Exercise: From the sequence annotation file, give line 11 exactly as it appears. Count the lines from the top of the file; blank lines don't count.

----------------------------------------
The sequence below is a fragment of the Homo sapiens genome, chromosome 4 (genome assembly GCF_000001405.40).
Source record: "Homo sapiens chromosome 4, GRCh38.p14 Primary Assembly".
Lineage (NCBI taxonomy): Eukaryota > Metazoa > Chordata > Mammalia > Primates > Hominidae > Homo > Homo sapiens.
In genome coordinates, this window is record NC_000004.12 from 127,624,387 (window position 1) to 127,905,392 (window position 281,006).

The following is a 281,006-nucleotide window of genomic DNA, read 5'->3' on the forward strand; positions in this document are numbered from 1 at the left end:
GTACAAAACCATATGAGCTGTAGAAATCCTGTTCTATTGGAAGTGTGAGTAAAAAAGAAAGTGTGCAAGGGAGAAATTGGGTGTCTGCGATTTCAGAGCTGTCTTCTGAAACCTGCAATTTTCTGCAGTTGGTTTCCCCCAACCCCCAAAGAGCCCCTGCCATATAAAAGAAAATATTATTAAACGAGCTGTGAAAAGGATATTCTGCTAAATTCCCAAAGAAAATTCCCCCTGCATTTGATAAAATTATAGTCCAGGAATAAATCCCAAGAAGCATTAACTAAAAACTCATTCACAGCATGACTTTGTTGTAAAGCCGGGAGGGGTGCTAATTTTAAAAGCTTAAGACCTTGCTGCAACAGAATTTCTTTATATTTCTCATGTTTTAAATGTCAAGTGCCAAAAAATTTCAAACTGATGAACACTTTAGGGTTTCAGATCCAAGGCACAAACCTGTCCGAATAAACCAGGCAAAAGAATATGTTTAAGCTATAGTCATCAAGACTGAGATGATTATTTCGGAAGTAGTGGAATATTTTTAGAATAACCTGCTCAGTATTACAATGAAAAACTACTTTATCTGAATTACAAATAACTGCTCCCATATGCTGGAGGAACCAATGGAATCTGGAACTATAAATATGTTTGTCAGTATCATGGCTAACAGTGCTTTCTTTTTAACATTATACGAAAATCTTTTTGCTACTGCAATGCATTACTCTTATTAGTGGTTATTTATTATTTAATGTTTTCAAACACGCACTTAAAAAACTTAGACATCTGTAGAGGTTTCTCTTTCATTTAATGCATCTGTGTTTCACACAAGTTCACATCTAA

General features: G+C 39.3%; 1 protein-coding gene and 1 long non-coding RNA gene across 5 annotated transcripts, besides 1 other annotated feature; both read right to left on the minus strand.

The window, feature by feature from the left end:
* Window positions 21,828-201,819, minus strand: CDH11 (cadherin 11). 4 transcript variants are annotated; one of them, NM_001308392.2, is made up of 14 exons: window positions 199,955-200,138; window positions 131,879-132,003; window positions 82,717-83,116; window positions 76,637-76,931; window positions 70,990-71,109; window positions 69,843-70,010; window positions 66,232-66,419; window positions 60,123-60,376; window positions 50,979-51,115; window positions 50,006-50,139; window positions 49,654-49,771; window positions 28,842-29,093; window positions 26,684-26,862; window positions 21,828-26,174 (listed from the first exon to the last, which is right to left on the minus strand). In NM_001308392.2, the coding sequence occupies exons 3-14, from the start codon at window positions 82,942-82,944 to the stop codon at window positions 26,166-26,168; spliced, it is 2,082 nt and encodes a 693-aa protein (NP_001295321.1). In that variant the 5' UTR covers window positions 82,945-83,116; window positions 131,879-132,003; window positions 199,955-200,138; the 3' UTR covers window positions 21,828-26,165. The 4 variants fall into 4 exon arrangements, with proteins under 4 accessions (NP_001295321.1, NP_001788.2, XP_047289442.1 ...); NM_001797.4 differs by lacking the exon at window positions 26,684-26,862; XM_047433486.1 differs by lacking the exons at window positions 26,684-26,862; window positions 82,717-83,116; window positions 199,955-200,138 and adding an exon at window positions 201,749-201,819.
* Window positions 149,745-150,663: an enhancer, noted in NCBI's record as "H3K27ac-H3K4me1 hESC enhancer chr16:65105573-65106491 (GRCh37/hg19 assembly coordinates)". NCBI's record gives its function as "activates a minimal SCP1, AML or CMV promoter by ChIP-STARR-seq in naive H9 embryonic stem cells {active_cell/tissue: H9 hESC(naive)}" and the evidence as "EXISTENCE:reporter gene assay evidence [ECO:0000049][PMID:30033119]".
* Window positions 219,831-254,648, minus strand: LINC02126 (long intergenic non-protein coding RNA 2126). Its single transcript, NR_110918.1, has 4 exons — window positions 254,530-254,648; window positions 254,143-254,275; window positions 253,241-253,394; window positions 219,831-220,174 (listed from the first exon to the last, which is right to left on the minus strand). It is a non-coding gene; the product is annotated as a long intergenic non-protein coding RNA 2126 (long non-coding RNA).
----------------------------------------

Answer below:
* Window positions 219,831-254,648, minus strand: LINC02126 (long intergenic non-protein coding RNA 2126). Its single transcript, NR_110918.1, has 4 exons — window positions 254,530-254,648; window positions 254,143-254,275; window positions 253,241-253,394; window positions 219,831-220,174 (listed from the first exon to the last, which is right to left on the minus strand). It is a non-coding gene; the product is annotated as a long intergenic non-protein coding RNA 2126 (long non-coding RNA).